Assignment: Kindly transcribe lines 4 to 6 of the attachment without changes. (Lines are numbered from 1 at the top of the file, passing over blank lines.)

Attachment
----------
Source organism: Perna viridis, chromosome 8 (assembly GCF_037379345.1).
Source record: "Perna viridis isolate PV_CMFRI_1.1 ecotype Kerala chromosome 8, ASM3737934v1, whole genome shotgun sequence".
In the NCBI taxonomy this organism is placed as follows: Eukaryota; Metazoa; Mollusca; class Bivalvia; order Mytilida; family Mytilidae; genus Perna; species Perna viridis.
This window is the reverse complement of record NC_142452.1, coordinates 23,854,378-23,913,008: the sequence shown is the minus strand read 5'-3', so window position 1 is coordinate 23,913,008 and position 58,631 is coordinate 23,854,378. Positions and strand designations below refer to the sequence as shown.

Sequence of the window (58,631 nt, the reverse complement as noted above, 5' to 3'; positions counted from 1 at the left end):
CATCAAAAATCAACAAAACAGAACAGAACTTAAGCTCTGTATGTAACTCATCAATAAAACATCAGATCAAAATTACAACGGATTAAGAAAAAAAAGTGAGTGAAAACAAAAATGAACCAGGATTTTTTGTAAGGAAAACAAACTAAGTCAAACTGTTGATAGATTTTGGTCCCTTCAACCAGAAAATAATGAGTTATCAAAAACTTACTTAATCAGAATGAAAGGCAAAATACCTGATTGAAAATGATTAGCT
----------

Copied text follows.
This window is the reverse complement of record NC_142452.1, coordinates 23,854,378-23,913,008: the sequence shown is the minus strand read 5'-3', so window position 1 is coordinate 23,913,008 and position 58,631 is coordinate 23,854,378. Positions and strand designations below refer to the sequence as shown.

Sequence of the window (58,631 nt, the reverse complement as noted above, 5' to 3'; positions counted from 1 at the left end):
CATCAAAAATCAACAAAACAGAACAGAACTTAAGCTCTGTATGTAACTCATCAATAAAACATCAGATCAAAATTACAACGGATTAAGAAAAAAAAGTGAGTGAAAACAAAAATGAACCAGGATTTTTTGTAAGGAAAACAAACTAAGTCAAACTGTTGATAGATTTTGGTCCCTTCAACCAGAAAATAATGAGTTATCAAAAACTTACTTAATCAGAATGAAAGGCAAAATACCTGATTGAAAATGATTAGCT